- Hancitor attempts to detect and bypass traditional defenses, using an embedded executable and DLL calls to launch and grab additional payloads.
- Injecting a DLL or EXE downloaded from a URL and executing it without writing it to the disk.
The malicious documents themselves contain several identifying features that are consistent with each wave. For example, there are spelling mistakes (“availible” instead of “available”) and an “artistic touch” to the macro comments which includes lyrics from “Run baby Run” by Garbage.
1. Macro Documents
- In the first step, malicious macro WORD documents are sent to the targeted victims. Note the spelling mistake “availible” that repreats itself thorughout Hancitor’s waves.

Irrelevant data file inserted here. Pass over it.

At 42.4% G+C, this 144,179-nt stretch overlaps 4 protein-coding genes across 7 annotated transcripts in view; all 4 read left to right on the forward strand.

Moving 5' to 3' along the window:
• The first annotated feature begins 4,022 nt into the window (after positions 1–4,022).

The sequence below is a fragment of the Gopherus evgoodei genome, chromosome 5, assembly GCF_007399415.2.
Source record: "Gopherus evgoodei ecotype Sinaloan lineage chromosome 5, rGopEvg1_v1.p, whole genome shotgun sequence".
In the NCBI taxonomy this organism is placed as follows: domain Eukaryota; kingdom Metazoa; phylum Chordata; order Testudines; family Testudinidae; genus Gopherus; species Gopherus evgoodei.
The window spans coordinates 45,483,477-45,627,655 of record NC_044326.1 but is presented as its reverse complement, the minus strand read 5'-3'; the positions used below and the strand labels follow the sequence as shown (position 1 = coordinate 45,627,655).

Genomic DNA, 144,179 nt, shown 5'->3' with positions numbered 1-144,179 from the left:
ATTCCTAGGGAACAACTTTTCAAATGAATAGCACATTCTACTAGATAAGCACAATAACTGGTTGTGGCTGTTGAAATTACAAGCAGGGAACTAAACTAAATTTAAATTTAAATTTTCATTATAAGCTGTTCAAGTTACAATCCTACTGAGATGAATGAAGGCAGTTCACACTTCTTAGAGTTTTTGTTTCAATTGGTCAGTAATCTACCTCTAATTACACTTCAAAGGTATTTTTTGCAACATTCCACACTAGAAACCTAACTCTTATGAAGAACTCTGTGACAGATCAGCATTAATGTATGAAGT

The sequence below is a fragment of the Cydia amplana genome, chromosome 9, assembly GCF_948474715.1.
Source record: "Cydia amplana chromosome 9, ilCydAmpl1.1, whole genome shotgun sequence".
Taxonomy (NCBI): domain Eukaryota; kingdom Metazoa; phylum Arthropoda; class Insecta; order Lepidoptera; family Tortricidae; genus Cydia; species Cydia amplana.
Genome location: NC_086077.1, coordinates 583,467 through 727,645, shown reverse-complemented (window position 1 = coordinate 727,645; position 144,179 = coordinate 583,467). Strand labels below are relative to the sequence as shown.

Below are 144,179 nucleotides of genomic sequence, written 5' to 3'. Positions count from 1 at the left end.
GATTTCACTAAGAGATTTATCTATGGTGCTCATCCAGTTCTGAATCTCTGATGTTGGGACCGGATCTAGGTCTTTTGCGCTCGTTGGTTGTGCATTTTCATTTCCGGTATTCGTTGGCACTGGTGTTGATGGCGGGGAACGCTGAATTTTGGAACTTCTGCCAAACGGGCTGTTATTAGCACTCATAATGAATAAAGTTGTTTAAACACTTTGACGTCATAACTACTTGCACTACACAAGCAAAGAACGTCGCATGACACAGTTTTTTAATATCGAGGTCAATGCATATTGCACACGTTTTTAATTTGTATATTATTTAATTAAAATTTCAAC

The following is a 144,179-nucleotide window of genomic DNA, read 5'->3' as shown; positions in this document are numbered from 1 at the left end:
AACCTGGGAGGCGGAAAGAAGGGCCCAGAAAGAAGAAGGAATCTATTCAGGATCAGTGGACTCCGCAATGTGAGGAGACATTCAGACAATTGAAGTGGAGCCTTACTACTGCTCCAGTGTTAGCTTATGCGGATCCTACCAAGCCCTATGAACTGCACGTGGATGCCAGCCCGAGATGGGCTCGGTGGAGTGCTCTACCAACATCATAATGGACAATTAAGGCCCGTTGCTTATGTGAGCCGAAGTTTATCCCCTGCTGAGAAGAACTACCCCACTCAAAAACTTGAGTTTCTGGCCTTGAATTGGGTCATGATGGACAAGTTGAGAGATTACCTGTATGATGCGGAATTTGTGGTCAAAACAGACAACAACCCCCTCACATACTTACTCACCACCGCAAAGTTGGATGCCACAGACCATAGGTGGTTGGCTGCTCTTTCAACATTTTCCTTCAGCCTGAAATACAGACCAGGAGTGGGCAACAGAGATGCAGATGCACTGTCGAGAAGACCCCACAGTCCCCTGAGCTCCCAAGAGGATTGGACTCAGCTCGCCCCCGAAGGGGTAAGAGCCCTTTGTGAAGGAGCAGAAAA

- Machine Check Architecture: The macro works seamlessly on both machine architectures x86/x64 (if Win64 defined). Note here the use of EnumTimeFormatsW for shellcode activation.
In a similar document, we detected the use of EnumCalendarInfoW for shellcode activation.
- Injection of a shellcode inside the WinWord process (using pure Visual Basic). The hidden encrypted shellcode resides inside the Tab2.ControlTipText property.
Note that the length of shellcode is > 4679 characters and therefore doesn’t show as a value inside the ControlTipText property.
2. Shellcode Injection
- The macro allocates a memory for the shellcode inside the WinWord process via VirtualAllocEX and then uses RtlMoveMemory to copy the shellcode into the allocated memory ( the macro uses aliases of the declared functions as shown under 1.2.).